Tuesday, December 27, 2005

Sacco and Vanzetti Were Guilty

Or so Upton Sinclair wrote in a letter. But that didn't stop him from writing Boston, a novelization of the affair that promoted their innocence. But wait, there is more:
Ideale Gambera, whose father was a Boston anarchist in the 1920s, said he could empathize with Sinclair's angst about revealing his doubts.

Gambera, 80, said there was a strict code of silence to protect the group and hide the nature of their activities. He said his father, Giovanni Gambera, a member of the Sacco-Vanzetti Defense Committee, told him before he died in 1982 that Sacco was one of the killers.

"They all lied," said Gambera, a retired English professor living in San Rafael. "They did it for the cause."

The hypocrisy of the Left seems endless. What good is served by lying? How can spreading untruth and damaging myths bring about a better world? The engineer in me rebels at the very thought. No good can come from ignoring what is real, only trouble and failed systems.


Doug said...
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Doug said...

Another Classic Case:

Wretchard points to a piece by Douglas McCollam at the Columbia Journalism Review.
McCollam comprehensively reviews the question of whether Walter Duranty's Pulitzer prize should have been revoked.
Typical Durantyism:
"no actual starvation or deaths from starvation, but there is widespread mortality from diseases due to malnutrition."
While conditions were bad, Duranty went on to write, there was no famine.
The lazy Kulak did not die of starvation, he died from lack of oxygen when he stopped breathing.
This process was accelerated by malnutrition.
Arthur Sulzberger Jr. wrote that the Times had often acknowledged Duranty's slovenly work, but argued that the "board might set a bad precedent by revoking the award." Sulzberger wrote that the Times would respect whatever decision the board made, but cautioned that revoking the award was somewhat akin to the Stalinist urge "to airbrush purged figures out of official records and histories."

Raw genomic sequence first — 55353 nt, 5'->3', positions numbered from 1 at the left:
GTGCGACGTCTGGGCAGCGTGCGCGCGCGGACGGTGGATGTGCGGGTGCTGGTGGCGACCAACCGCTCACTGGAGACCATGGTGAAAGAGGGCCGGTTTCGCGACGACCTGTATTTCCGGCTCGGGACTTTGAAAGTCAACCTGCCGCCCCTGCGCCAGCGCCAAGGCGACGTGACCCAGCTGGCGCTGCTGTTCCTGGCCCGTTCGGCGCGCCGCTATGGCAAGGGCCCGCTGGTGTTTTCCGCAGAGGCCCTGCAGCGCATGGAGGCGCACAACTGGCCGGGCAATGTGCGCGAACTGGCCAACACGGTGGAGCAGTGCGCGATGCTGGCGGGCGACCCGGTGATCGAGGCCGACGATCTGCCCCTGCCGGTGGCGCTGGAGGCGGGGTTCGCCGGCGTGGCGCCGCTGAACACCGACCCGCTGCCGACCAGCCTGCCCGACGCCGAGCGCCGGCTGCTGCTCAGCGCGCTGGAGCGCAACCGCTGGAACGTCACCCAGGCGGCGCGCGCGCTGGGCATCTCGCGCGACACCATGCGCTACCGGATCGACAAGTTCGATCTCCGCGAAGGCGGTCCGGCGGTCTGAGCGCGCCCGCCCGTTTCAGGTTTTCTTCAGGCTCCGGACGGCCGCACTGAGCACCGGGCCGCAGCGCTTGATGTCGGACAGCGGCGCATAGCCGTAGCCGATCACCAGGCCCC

Obviously Paunch Sulzberger Jr. has the same way with words as Duranty, and would not want anyone to reflect critically on his freedom to continue in this style.
...many of his present day reporters are doing a bang up job of it.

chuck said...


"no actual starvation or deaths from starvation, but there is widespread mortality from diseases due to malnutrition."

In the final analysis, we all die of heart failure. What else is there to diagnose?

Barry Dauphin said...

I saw Munich over the holidays. Apropos this article, everything old is new again.

Doug said...

Heywood Broun
Broun campaigned for the release of Tom Mooney and the Scottsboro Nine. However, his main preoccupation was with what he believed was the injustice of the conviction of Bartolomeo Vanzetti and Nicola Sacco. When the editor of the New York World refused to print his articles on the case, he resigned with the comment "that I am too ill-disciplined, too indiscreet to fit pleasantly into the World's philosophy." In 1930 Broun ran unsuccessfully for Congress as a socialist. Three years later Broun was expelled from the Socialist Party after appearing with members of the Communist Party at a rally demanding the release of Tom Mooney and the Scottsboro Nine. Broun helped establish the American Newspaper Guild in 1933 and was elected its first president. As well as writing for several newspapers Broun was a regular contributor to the journals, The Nation and The New Republic.

Anonymous said...

Right and wrong, truth or lies, are irrelevant for the left. There is only the usefulness of any given story in making progress toward the desired end. They may cover it in public with talk of a "Higher Truth", but not among themselves. For them, the end truly justifies the means.